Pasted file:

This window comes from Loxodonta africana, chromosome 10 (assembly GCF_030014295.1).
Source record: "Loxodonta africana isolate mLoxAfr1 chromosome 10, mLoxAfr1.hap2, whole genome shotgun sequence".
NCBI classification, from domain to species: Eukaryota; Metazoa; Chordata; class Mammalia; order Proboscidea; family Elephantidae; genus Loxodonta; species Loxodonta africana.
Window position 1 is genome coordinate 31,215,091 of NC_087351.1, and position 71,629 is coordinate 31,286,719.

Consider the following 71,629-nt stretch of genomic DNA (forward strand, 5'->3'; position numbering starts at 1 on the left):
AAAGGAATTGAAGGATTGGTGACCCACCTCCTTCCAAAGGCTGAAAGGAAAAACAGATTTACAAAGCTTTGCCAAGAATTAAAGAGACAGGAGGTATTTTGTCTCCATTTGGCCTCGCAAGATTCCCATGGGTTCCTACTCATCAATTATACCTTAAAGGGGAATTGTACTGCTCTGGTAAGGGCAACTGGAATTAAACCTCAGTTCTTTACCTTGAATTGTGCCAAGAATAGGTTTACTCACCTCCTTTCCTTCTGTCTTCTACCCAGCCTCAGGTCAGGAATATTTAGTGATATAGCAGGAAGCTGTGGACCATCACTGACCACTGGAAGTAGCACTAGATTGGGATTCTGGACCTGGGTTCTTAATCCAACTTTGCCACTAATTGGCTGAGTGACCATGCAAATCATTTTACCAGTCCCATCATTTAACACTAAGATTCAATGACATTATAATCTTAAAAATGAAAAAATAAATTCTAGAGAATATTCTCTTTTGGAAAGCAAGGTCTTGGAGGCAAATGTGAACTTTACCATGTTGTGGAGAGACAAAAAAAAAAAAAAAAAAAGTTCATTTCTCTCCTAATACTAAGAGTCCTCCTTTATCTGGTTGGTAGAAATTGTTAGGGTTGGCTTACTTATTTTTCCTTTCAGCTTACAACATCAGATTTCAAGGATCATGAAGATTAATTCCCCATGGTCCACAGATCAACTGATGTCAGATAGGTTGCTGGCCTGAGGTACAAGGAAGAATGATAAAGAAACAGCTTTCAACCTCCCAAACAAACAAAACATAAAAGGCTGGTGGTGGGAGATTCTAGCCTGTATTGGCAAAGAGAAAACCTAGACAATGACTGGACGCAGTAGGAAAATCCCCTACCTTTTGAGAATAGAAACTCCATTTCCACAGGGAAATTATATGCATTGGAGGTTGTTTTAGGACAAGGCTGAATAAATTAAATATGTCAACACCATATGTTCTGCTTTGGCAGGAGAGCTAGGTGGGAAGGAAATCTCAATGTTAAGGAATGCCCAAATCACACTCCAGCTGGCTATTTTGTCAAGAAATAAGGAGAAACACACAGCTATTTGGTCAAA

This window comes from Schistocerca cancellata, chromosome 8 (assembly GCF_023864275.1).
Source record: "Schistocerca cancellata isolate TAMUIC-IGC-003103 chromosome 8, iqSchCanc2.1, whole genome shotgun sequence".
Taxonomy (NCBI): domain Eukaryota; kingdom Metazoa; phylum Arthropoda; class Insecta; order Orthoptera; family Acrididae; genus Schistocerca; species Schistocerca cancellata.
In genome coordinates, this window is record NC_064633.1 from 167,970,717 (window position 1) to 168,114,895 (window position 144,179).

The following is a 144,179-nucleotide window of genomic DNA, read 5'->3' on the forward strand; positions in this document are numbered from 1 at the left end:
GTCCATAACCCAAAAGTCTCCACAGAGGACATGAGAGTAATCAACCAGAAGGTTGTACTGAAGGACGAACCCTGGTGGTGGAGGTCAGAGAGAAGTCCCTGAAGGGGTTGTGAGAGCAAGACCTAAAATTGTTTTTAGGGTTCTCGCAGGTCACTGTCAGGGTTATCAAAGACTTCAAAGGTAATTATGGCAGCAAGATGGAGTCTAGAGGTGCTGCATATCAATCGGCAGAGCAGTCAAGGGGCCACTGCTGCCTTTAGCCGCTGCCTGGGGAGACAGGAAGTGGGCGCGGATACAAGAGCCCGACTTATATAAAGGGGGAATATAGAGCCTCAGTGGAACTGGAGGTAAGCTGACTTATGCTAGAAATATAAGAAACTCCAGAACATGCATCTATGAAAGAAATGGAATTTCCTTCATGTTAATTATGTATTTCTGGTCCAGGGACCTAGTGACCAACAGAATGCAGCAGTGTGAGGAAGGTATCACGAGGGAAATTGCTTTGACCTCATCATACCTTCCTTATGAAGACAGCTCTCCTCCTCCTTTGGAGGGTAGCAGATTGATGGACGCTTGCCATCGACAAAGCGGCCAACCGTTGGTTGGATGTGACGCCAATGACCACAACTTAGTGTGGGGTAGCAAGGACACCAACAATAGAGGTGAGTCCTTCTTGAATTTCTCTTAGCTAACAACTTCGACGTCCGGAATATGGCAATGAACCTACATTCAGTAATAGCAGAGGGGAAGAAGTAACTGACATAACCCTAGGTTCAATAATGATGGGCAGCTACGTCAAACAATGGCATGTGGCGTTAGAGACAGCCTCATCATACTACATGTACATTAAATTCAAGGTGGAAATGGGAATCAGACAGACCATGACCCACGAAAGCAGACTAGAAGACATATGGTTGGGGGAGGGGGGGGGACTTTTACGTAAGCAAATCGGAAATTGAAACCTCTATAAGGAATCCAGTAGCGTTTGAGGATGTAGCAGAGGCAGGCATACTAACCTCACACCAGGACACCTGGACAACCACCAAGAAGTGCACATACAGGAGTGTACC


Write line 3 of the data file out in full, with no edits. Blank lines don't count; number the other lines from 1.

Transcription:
NCBI classification, from domain to species: Eukaryota; Metazoa; Chordata; class Mammalia; order Proboscidea; family Elephantidae; genus Loxodonta; species Loxodonta africana.